According to the whistleblowers, “$4,000 in taxpayer funds” were spent on the event. It was “plainly a publicity stunt devoid of public interest.”

Pack was appointed by Trump and confirmed as CEO of the U.S. Agency of Global Media on June 4, 2020, despite concerns about the conservative documentary filmmaker.

As USAGM CEO, Pack accused VOA of “being rife with anti-Trump sentiment.” He fired several VOA employees for producing news segments he disliked.

NPR reported, “An editor was suspended.” Pack’s senior aides “pushed for the network’s White House bureau chief to be sidelined, alleging a tilt toward Democrats, despite policies barring USAGM executives from interfering in coverage.”

A lawsuit against Pack was filed by another group of whistleblowers on September 29. One whistleblowing employee, who was a deputy director for operations at USAGM, alleged Pack had claimed he and others were forced out because of Pack’s belief that they were part of the “deep state.” He maintained they had delayed his confirmation to run the agency.

“We’re all parts of institutions with duties and responsibilities higher and bigger and more important than any one of us individually, but this kind of censorial instinct is dangerous. It’s morally wrong,” Pompeo stated, as he addressed the whistleblowers who opposed his speech.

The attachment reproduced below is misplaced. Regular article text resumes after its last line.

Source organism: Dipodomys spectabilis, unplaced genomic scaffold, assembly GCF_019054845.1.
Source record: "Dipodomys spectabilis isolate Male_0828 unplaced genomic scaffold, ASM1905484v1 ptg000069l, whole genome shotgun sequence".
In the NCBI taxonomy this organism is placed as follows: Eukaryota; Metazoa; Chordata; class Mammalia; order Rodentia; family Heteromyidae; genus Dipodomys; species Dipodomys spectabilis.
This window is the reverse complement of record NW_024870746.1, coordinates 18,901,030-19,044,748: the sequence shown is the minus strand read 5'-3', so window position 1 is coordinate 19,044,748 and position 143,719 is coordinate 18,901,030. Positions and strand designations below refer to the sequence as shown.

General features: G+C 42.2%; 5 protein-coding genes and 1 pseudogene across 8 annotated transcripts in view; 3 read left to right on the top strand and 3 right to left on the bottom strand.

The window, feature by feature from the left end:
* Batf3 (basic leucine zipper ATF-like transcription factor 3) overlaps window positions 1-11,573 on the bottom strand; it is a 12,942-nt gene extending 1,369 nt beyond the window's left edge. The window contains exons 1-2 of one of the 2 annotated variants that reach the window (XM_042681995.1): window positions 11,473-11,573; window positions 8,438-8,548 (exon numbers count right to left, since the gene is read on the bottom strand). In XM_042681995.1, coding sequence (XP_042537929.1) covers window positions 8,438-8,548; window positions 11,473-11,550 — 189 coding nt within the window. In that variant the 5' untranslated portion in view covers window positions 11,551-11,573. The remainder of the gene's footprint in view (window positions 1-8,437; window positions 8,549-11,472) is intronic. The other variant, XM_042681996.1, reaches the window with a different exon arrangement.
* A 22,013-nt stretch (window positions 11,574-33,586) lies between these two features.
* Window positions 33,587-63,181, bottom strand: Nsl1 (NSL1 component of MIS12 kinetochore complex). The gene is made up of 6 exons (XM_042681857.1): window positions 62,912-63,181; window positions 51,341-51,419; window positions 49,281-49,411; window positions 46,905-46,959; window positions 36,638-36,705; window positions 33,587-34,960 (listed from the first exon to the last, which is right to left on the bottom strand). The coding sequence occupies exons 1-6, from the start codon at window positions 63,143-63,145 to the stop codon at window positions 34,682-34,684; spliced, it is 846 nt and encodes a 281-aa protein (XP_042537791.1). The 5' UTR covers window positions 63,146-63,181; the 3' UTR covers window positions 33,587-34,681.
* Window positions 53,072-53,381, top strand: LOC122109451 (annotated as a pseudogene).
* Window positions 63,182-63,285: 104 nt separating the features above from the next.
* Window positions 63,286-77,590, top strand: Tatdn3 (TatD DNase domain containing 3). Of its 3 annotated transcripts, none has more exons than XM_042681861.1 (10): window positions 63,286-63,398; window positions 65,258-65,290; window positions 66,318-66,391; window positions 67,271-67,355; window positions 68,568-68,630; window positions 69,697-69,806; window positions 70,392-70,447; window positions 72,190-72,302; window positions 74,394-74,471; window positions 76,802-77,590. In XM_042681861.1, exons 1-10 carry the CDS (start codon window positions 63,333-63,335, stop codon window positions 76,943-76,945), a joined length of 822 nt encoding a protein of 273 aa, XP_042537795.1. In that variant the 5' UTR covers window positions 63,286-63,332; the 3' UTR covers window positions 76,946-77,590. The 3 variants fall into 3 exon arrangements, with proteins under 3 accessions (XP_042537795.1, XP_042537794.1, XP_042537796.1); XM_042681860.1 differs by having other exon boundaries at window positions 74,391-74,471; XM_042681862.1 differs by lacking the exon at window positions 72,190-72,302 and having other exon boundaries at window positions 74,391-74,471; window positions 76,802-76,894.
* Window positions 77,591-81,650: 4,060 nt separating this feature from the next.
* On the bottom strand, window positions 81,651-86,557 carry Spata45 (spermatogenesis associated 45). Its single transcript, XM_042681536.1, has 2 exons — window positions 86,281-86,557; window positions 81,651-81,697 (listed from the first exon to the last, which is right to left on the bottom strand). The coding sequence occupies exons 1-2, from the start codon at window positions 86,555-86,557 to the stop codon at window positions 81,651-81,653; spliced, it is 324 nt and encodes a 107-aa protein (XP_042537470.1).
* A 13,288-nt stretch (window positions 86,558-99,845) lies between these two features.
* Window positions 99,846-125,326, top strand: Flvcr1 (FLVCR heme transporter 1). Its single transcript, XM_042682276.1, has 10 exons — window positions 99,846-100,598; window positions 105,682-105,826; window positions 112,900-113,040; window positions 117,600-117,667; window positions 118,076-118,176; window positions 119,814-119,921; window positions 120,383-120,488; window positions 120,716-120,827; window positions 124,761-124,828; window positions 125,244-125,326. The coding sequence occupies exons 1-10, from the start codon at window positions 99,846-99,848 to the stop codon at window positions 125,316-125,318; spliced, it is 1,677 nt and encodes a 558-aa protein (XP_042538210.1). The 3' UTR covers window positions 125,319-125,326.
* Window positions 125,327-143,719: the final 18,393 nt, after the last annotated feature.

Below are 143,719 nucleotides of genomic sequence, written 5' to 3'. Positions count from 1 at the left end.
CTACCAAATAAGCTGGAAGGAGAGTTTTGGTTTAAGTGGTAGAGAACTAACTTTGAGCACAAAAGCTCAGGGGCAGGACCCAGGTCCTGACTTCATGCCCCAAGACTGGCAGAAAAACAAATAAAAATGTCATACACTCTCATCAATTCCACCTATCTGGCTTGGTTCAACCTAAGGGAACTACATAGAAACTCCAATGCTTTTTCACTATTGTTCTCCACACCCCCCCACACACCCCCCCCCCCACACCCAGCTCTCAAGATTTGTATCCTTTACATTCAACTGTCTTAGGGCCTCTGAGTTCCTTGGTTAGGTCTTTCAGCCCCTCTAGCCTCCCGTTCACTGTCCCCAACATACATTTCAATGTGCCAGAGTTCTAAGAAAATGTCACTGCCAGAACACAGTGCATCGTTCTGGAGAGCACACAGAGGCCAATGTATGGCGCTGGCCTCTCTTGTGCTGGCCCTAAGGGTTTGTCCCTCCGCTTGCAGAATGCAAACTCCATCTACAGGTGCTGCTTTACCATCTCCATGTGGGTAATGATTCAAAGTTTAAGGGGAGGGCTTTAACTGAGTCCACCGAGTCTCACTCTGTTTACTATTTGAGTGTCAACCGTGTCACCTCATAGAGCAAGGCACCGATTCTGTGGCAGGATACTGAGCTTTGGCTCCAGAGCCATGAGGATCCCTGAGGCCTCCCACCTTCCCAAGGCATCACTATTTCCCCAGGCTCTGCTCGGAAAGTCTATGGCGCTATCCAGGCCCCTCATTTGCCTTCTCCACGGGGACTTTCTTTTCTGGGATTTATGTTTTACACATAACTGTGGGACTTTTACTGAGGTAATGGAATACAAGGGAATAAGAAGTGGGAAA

“Censorship, wokeness, political correctness, it all points in one direction—authoritarianism, cloaked as moral righteousness. It’s similar to what we’re seeing at Twitter, and Facebook, and Apple, and on too many university campuses today.”

“It’s not who we are. It’s not who we are as Americans, and it’s not what Voice of America should be. It’s time that we simply put woke-ism to sleep,” Pompeo concluded.

When Pompeo was CIA director, he was at the forefront of the demonization of WikiLeaks and its founder Julian Assange, which ultimately laid the groundwork for indicting a publisher under the U.S. Espionage Act.

In 2017, he delivered a speech in his first days as CIA director that was authoritarianism cloaked with moral righteousness. In fact, nearly every speech from Pompeo is authoritarianism cloaked with moral righteousness.